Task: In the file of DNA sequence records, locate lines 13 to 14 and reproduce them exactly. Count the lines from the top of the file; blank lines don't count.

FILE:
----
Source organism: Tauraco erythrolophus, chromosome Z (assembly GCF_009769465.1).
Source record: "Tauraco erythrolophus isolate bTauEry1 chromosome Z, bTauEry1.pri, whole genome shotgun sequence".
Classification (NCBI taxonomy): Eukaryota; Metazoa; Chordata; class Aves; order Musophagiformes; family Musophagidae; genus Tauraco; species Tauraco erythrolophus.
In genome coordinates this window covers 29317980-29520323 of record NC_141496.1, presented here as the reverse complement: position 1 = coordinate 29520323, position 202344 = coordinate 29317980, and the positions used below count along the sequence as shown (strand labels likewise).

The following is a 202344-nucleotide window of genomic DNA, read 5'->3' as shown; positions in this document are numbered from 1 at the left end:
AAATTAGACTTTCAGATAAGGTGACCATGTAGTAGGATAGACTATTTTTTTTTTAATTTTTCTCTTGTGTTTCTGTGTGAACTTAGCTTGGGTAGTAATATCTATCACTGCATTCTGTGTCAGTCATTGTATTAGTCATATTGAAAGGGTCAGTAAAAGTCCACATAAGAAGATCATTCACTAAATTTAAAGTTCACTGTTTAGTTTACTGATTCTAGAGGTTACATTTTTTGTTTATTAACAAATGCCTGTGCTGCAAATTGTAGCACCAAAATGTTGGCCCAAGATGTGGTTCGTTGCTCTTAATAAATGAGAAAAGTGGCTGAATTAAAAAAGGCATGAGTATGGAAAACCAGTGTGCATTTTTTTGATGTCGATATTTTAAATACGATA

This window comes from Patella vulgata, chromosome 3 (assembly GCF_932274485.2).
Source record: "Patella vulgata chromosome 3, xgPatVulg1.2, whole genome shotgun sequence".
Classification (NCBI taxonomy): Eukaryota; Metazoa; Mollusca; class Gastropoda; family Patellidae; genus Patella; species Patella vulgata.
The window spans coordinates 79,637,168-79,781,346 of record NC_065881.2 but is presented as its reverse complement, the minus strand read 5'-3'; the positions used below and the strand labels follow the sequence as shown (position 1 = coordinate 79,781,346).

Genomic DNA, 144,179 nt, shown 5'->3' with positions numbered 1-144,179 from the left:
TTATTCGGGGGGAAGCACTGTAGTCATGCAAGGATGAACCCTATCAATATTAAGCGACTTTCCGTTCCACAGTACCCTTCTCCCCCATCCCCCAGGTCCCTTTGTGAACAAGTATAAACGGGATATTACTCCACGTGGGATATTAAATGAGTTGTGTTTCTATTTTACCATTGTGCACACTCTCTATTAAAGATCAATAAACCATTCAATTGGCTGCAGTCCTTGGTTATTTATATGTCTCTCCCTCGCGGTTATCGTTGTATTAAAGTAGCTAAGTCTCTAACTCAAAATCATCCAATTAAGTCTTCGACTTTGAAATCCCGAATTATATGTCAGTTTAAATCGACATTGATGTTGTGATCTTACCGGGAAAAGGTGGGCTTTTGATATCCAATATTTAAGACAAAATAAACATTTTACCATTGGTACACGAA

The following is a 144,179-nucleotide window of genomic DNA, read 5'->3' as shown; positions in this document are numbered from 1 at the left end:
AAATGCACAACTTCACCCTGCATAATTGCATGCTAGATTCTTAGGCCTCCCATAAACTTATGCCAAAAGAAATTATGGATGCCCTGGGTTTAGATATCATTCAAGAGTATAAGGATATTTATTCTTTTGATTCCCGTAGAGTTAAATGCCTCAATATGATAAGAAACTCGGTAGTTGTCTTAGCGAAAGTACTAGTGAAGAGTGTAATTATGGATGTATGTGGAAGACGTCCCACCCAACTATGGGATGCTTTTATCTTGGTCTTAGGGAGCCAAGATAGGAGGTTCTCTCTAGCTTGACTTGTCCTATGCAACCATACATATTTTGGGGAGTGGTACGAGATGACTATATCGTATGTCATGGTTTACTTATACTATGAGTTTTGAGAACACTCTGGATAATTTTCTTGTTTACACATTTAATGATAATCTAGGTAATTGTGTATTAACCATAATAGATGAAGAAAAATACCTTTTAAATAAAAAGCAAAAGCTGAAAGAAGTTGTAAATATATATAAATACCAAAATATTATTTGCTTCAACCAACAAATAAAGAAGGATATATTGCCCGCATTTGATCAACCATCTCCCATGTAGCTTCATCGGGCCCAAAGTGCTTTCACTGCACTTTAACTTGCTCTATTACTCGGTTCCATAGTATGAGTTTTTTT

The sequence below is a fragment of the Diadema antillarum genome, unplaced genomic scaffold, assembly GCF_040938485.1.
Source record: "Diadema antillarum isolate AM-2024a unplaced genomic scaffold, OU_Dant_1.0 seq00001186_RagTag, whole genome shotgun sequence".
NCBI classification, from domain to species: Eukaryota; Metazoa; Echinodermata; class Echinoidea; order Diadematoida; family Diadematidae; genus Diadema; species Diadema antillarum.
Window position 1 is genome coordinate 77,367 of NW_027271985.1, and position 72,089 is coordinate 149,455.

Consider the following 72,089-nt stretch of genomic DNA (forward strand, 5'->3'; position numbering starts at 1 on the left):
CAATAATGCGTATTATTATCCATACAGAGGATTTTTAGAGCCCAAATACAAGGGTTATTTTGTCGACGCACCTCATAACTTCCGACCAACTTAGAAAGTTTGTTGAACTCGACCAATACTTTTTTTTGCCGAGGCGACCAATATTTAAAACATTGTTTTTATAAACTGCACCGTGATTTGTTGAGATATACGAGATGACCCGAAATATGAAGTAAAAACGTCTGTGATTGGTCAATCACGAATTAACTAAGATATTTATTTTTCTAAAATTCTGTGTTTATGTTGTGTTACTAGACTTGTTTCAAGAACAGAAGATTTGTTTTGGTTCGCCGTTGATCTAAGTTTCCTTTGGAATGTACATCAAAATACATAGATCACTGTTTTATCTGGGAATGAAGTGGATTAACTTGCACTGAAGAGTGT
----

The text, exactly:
The following is a 144,179-nucleotide window of genomic DNA, read 5'->3' as shown; positions in this document are numbered from 1 at the left end:
AAATGCACAACTTCACCCTGCATAATTGCATGCTAGATTCTTAGGCCTCCCATAAACTTATGCCAAAAGAAATTATGGATGCCCTGGGTTTAGATATCATTCAAGAGTATAAGGATATTTATTCTTTTGATTCCCGTAGAGTTAAATGCCTCAATATGATAAGAAACTCGGTAGTTGTCTTAGCGAAAGTACTAGTGAAGAGTGTAATTATGGATGTATGTGGAAGACGTCCCACCCAACTATGGGATGCTTTTATCTTGGTCTTAGGGAGCCAAGATAGGAGGTTCTCTCTAGCTTGACTTGTCCTATGCAACCATACATATTTTGGGGAGTGGTACGAGATGACTATATCGTATGTCATGGTTTACTTATACTATGAGTTTTGAGAACACTCTGGATAATTTTCTTGTTTACACATTTAATGATAATCTAGGTAATTGTGTATTAACCATAATAGATGAAGAAAAATACCTTTTAAATAAAAAGCAAAAGCTGAAAGAAGTTGTAAATATATATAAATACCAAAATATTATTTGCTTCAACCAACAAATAAAGAAGGATATATTGCCCGCATTTGATCAACCATCTCCCATGTAGCTTCATCGGGCCCAAAGTGCTTTCACTGCACTTTAACTTGCTCTATTACTCGGTTCCATAGTATGAGTTTTTTT